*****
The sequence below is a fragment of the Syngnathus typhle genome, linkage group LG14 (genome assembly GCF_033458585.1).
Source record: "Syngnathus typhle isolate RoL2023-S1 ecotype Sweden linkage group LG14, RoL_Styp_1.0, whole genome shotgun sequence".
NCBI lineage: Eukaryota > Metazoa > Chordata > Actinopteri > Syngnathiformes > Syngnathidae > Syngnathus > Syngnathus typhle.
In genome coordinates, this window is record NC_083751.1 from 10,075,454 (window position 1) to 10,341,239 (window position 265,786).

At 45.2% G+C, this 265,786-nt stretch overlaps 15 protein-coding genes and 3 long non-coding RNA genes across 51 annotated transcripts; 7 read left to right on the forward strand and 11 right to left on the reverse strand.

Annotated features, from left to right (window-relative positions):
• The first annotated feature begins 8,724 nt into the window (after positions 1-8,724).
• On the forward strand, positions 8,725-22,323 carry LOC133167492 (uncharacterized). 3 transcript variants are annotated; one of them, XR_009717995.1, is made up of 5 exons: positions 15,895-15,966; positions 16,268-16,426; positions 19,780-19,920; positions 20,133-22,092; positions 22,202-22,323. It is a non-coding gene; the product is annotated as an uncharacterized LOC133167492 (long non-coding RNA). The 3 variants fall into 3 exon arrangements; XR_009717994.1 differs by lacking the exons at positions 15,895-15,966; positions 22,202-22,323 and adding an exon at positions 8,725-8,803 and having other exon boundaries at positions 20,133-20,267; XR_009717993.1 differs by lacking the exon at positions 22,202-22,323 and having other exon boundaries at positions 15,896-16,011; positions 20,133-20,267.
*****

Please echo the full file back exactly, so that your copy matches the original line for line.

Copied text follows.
The sequence below is a fragment of the Syngnathus typhle genome, linkage group LG14 (genome assembly GCF_033458585.1).
Source record: "Syngnathus typhle isolate RoL2023-S1 ecotype Sweden linkage group LG14, RoL_Styp_1.0, whole genome shotgun sequence".
NCBI lineage: Eukaryota > Metazoa > Chordata > Actinopteri > Syngnathiformes > Syngnathidae > Syngnathus > Syngnathus typhle.
In genome coordinates, this window is record NC_083751.1 from 10,075,454 (window position 1) to 10,341,239 (window position 265,786).

At 45.2% G+C, this 265,786-nt stretch overlaps 15 protein-coding genes and 3 long non-coding RNA genes across 51 annotated transcripts; 7 read left to right on the forward strand and 11 right to left on the reverse strand.

Annotated features, from left to right (window-relative positions):
• The first annotated feature begins 8,724 nt into the window (after positions 1-8,724).
• On the forward strand, positions 8,725-22,323 carry LOC133167492 (uncharacterized). 3 transcript variants are annotated; one of them, XR_009717995.1, is made up of 5 exons: positions 15,895-15,966; positions 16,268-16,426; positions 19,780-19,920; positions 20,133-22,092; positions 22,202-22,323. It is a non-coding gene; the product is annotated as an uncharacterized LOC133167492 (long non-coding RNA). The 3 variants fall into 3 exon arrangements; XR_009717994.1 differs by lacking the exons at positions 15,895-15,966; positions 22,202-22,323 and adding an exon at positions 8,725-8,803 and having other exon boundaries at positions 20,133-20,267; XR_009717993.1 differs by lacking the exon at positions 22,202-22,323 and having other exon boundaries at positions 15,896-16,011; positions 20,133-20,267.